Fort Bend County's OakBend Medical Center needs nurses amid COVID-19 surge, CEO says
Story courtesy of Houston Business Journal.
A nonprofit health system in Fort Bend County needs more nurses to staff its intensive care units and emergency departments, its CEO said.
OakBend Medical Center, a 274-bed health system based in Richmond, has engaged staffing agencies to help ramp up the nursing staff, CEO Joe Freudenberger told the Houston Business Journal. He expects some new nurses to join OakBend within the next week, and the additional hires will allow the system to add additional ICU beds and to relieve stress on the current staff.
Meanwhile, the health system has moved certain departments to mandatory overtime and pulled nurses from other areas of its hospitals to assist in the emergency department.
“We’re getting overrun,” Freudenberger said. “We had, earlier this week, 50 Covid patients in-house. We’ve had up to 15 holding in our emergency departments waiting for beds. It has been a real challenge.”
OakBend has 12 operational ICU beds that have been at capacity for roughly six weeks, Freudenberger said. The system actually has 18 total ICU beds, but OakBend is unable to operate the six additional beds without adequate nursing staff in place. Another 10 beds of ICU surge capacity could become operational with more nurses, boosting OakBend’s total ICU capacity to 28, he said.
OakBend has been able to transfer non-Covid ICU patients — such as trauma victims and ischemic stroke patients — to other health systems with more capacity. It has been “extremely difficult” for OakBend to transfer Covid-19 patients to other hospitals, Freudenberger said.
So OakBend has sealed off wings of its emergency department to isolate contagious coronavirus patients. Freudenberger said you’d find emergency department patients being treated in hallways if you sought care at an OakBend hospital today. OakBend bills itself as a no-wait hospital ER, and Freudenberger said he remains committed to that model of medicine.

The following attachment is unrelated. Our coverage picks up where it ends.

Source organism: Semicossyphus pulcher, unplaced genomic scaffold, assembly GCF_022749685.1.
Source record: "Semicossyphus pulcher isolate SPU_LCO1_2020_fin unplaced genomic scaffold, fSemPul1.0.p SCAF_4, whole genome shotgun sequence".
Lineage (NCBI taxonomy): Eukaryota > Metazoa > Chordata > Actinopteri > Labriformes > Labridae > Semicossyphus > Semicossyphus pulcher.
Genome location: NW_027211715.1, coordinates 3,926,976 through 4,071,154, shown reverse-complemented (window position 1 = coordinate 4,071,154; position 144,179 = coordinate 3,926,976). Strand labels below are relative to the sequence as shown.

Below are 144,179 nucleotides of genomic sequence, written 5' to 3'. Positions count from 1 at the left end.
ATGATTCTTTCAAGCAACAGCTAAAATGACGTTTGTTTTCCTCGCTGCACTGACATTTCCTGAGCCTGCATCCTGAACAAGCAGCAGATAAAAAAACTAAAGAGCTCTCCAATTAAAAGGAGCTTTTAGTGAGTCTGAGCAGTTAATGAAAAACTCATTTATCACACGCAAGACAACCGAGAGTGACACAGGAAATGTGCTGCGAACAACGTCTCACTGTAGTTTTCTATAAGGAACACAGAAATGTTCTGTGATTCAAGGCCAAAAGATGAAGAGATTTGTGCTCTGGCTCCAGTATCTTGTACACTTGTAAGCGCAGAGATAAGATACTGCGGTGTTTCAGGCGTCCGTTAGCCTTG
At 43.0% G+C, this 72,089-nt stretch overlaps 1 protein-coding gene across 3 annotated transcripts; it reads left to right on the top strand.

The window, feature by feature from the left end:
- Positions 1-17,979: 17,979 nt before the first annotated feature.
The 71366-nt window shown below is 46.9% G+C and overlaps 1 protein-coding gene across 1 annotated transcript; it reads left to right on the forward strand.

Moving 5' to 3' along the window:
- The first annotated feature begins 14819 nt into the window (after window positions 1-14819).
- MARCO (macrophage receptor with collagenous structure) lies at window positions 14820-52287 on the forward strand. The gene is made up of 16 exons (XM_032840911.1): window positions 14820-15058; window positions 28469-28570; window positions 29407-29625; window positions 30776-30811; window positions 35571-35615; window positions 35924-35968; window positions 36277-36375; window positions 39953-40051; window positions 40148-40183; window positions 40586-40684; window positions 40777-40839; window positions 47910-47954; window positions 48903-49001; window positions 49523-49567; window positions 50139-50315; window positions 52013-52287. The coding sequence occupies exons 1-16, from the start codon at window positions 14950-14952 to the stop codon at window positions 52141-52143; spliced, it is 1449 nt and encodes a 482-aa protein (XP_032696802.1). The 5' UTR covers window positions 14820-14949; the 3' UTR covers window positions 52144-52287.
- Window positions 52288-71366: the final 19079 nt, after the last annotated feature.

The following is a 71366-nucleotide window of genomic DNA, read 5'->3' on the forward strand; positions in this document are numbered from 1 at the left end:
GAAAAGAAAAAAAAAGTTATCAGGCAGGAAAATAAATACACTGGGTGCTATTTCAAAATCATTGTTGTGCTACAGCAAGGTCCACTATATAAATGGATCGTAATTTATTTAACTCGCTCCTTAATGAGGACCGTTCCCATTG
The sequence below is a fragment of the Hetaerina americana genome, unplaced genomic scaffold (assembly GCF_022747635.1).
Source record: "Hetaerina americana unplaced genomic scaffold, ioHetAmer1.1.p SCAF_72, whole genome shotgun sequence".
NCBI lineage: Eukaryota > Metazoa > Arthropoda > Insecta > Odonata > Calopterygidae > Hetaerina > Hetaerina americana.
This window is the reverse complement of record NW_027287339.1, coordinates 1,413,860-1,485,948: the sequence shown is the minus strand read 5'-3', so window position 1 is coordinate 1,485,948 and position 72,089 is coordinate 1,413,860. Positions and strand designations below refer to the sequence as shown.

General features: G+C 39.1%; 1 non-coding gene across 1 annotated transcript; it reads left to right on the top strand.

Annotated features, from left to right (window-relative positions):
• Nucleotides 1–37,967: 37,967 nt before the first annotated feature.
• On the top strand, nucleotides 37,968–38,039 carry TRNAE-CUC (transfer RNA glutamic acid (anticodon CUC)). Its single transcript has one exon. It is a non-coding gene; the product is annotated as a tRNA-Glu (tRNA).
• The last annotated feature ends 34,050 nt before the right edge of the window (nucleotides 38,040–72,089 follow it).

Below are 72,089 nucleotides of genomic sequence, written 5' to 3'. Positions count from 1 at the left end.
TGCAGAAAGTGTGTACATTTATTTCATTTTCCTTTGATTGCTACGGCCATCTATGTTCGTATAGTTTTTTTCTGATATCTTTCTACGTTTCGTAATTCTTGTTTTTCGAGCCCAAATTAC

“My philosophy is put them into the safest location you can,” said Freudenberger, who became CEO of OakBend Medical Center in 2007. “Obviously, we can’t transfer the patients unless there is a clear indication of a higher level of care. So the best thing we can do for the patients is put them into a monitored situation where our clinical staff have eyes on them and move their care along as fast as possible.”
On June 18, OakBend was treating 11 Covid-19 patients in-house, Freudenberger said. On July 9, it was treating 43.
Across Fort Bend County, 111 of the county’s 122 operational ICU beds were occupied on July 9, according to data from the Southeast Texas Regional Advisory Council. Of those 111 occupied ICU beds, 52 — or 46.8% — were occupied by Covid-19 patients.
Elsewhere across greater Houston, hospitals are stretched thin. Harris Health System, the county’s safety net hospital system, has had to transfer ICU patients to hospitals in outlying areas of Houston to free up capacity.
In the Texas Medical Center hospitals, 1,394 total ICU beds were occupied on July 8 — 104% of the TMC’s base ICU capacity of 1,330 beds, according to TMC data. The TMC’s data includes system-wide metrics from Memorial Hermann Health System, Baylor St. Luke’s, Houston Methodist, Harris Health System, the University of Texas M.D. Anderson Cancer Center, Texas Children’s Hospital and the University of Texas Medical Branch, or UTMB Health.